The relevant SOLP 2035 policies in relation to ecology are ENV2 and ENV3 these policies seek to protect legally protected species through measures that avoid, mitigate or compensate for the adverse effects resulting from a development.  They also seek to conserve, restore and enhance biodiversity and to provide new biodiversity features. The submitted biodiversity information indicates that a net gain of biodiversity (38.99%) will be achieved as a result of the proposed development. Officers are content that the requirements of the above policies are met.



In relation to trees, policy ENV2 of the SOLP 2035 also seeks to protect ancient woodland and veteran trees.  And ENV1 requires development to protect, and where possible enhance policy features that contribute to the nature and quality of South Oxfordshire’s landscapes, including trees, hedgerows and field boundaries.  There are no trees on site that are subject to a Tree Preservation Order. The council’s forestry officer has no objection to the development.  As such, subject to a condition to secure appropriate tree protection during construction, Officers are satisfied that the proposal accords with the relevant policies. 




Loss of agricultural land

As indicated by the PPG, Government policy is that large scale solar farms should be focused on previously developed and non-agricultural land. However, as acknowledged by the OCC Position Statement for Major Development Proposals for Ground-mounted Solar PV Arrays “Oxfordshire is the most rural county in the South East; and applications may come forward on green field sites; these will need to be determined on a case by case basis.”   


The OCC Position Statement continues: “Where large scale solar PV farms are proposed on greenfield land, the developer should show that the use of agricultural land is necessary. Poorer quality land should be used in preference to higher quality land, and the Best and Most Versatile (BMV) agricultural land (grades 1, 2 and 3a) should be avoided. Where possible and viable, agricultural activity and other environmental/land management services should continue on the site.”



Policy DES7 of the SOLP 2035 requires new development to make provision for the effective use and protection of natural resources through several means including, “avoiding the development of the best and most versatile agricultural land, unless it has been demonstrated to be the most sustainable choice from reasonable alternatives, by first using areas or poorer quality land in preference to that of a higher quality



The application site is part of a wider farm estate comprising a total of 808 hectares over three holdings. The estate predominantly produces cereals, leguminous crops and oilseeds in rotation. The estate also manages a herd of approximately 350 red deer. The application site represents approximately 51% of the holding at Nineveh Farm and 15% of the whole estate.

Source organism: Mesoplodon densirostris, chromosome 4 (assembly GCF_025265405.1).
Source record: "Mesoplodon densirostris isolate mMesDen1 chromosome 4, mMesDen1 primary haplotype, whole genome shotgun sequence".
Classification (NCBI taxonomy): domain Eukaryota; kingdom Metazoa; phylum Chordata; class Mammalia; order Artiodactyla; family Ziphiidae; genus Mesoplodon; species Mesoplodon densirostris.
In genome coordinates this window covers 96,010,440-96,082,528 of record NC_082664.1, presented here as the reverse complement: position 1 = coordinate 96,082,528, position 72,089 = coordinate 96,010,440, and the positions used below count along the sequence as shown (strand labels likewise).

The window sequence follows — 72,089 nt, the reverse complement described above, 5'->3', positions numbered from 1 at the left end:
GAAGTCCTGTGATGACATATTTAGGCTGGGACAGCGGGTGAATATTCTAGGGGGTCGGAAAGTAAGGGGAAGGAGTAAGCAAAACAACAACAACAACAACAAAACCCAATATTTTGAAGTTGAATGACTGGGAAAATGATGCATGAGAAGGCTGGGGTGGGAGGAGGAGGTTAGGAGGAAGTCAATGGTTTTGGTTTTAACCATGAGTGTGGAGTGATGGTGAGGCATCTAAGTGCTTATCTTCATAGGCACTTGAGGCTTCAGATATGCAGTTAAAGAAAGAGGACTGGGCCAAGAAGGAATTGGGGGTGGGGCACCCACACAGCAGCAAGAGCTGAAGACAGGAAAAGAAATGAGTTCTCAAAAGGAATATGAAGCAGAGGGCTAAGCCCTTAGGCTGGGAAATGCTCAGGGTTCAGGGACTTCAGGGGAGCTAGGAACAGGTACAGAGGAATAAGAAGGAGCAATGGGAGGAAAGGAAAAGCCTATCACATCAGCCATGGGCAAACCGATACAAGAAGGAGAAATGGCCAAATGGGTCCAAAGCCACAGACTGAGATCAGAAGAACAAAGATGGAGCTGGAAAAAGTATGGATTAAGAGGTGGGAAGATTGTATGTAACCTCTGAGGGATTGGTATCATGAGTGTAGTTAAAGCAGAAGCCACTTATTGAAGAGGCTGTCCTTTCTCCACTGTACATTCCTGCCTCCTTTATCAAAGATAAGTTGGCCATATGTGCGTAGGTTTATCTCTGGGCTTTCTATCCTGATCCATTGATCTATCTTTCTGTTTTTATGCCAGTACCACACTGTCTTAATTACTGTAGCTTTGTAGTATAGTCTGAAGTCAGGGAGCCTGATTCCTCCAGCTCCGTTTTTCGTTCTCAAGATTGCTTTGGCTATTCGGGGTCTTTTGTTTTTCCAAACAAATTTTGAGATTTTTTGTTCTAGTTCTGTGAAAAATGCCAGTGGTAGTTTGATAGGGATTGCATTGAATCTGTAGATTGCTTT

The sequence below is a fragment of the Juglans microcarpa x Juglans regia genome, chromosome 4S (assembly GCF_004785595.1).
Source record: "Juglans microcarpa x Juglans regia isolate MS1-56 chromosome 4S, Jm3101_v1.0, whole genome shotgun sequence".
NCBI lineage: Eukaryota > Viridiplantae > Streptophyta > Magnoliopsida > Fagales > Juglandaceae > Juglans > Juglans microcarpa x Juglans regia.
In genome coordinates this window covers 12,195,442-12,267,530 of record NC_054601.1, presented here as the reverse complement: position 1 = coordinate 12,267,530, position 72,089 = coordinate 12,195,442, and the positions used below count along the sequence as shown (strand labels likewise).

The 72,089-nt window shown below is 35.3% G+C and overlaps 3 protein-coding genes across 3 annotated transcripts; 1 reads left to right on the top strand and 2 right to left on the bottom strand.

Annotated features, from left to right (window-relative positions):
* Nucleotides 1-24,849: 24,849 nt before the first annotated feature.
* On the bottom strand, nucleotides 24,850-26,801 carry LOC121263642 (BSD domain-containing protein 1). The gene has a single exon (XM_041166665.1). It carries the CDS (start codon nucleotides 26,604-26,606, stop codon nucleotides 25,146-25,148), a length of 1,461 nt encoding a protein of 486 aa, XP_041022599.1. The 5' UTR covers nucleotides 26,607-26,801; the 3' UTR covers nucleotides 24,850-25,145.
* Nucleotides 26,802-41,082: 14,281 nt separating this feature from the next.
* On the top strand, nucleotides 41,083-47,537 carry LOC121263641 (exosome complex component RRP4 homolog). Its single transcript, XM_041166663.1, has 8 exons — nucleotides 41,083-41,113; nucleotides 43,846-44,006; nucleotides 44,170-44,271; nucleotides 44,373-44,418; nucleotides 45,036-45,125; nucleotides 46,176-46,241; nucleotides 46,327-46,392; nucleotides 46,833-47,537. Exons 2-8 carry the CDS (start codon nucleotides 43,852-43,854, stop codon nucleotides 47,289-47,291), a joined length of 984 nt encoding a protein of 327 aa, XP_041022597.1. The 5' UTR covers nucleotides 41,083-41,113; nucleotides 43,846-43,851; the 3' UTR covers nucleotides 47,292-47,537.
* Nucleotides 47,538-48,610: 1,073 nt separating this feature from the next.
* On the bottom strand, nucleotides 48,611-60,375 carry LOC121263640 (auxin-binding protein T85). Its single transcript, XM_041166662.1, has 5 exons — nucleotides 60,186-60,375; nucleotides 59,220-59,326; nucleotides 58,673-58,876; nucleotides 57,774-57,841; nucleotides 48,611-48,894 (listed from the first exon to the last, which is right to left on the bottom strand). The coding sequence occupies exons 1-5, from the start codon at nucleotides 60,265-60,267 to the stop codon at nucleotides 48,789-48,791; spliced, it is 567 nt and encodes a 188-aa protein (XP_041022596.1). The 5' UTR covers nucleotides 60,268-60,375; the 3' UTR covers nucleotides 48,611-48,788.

The Agricultural Land Classification system classifies land into five grades numbered 1 to 5, with grade 3 divided into two subgrades (3a and 3b). Best and most versatile (BMV) agricultural land is considered to be land in grades 1, 2 and 3a. The proposed solar farm is located on land that is variously classified as Grade 2, Grade 3a and Grade 3b agricultural land. The Planning Statement and Chapter 9 of the Environmental Statement (ES) for the application identifies that the site is comprised of 16% Grade 2 land (19.7ha) 8% Grade 3a (10.3ha) and 70% Grade 3b (85.8ha). During the application process revised plans were submitted to remove panels from field 6, which is identified as being Grade 2 land. This reduces the amount of Grade 2 land covered by panels to 0.6 ha, contained as part of field 5.



The following map shows the ALC grades of the whole site:


















The majority of the Grade 2 land has been removed from the area covered by panels. The small amount of grade 2 land remaining within the site to be covered by panels is considered acceptable as it forms part of a wider field and comprises a very small amount of BMV land. In total therefore, the development would utilise 10.9 ha of BMV agricultural land.




The proposed development would involve taking arable land out of intensive agricultural production and replanting the land with grassland for grazing sheep during the construction and operational phase, i.e for a period of 40 years. After the operational phase the land would be cultivated and returned to agricultural production by the estate. Whilst removing land from agricultural use could be a concern for food security reasons it should also be noted that soil can be degraded through intensive farming, and the proposal would allow a fallow period in which to recover, also allowing for a greater biodiversity on the site. Moreover the removal of the land from production is temporary, albeit 40 years, and reversable at the end of that time.



Latest advice from the Government, (National Policy Statement for Renewable Energy Infrastructure (EN-3) 2021) reiterates that “ground mounted solar PV projects should utilise previously developed land, brownfield land, contaminated land, industrial land, or agricultural land preferably of classification 3b, 4, and 5 (avoiding the use of “Best and Most Versatile” cropland where possible) However, land type should not be a  predominating factor in determining the suitability of the site location.” The use of a small area of BMV is factored into the planning balance as described in paragraphs 6.70-6.73.




Residential Amenity